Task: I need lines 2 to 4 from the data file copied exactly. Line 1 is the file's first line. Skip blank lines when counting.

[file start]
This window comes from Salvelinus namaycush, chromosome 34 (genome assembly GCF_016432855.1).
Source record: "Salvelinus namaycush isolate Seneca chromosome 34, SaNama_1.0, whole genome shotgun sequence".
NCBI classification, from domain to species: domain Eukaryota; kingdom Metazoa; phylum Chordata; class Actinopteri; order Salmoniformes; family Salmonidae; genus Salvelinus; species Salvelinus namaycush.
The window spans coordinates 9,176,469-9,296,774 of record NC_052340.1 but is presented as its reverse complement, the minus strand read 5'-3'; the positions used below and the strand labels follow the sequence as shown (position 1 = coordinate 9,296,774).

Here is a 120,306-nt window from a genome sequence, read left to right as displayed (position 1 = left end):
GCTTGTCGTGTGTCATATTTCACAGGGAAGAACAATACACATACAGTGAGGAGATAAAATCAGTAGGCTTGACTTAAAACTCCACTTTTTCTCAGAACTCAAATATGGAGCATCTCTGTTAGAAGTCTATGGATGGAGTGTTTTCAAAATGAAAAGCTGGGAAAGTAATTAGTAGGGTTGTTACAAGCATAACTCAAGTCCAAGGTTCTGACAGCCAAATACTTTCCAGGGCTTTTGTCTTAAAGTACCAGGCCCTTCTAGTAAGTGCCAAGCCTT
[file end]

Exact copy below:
Source record: "Salvelinus namaycush isolate Seneca chromosome 34, SaNama_1.0, whole genome shotgun sequence".
NCBI classification, from domain to species: domain Eukaryota; kingdom Metazoa; phylum Chordata; class Actinopteri; order Salmoniformes; family Salmonidae; genus Salvelinus; species Salvelinus namaycush.
The window spans coordinates 9,176,469-9,296,774 of record NC_052340.1 but is presented as its reverse complement, the minus strand read 5'-3'; the positions used below and the strand labels follow the sequence as shown (position 1 = coordinate 9,296,774).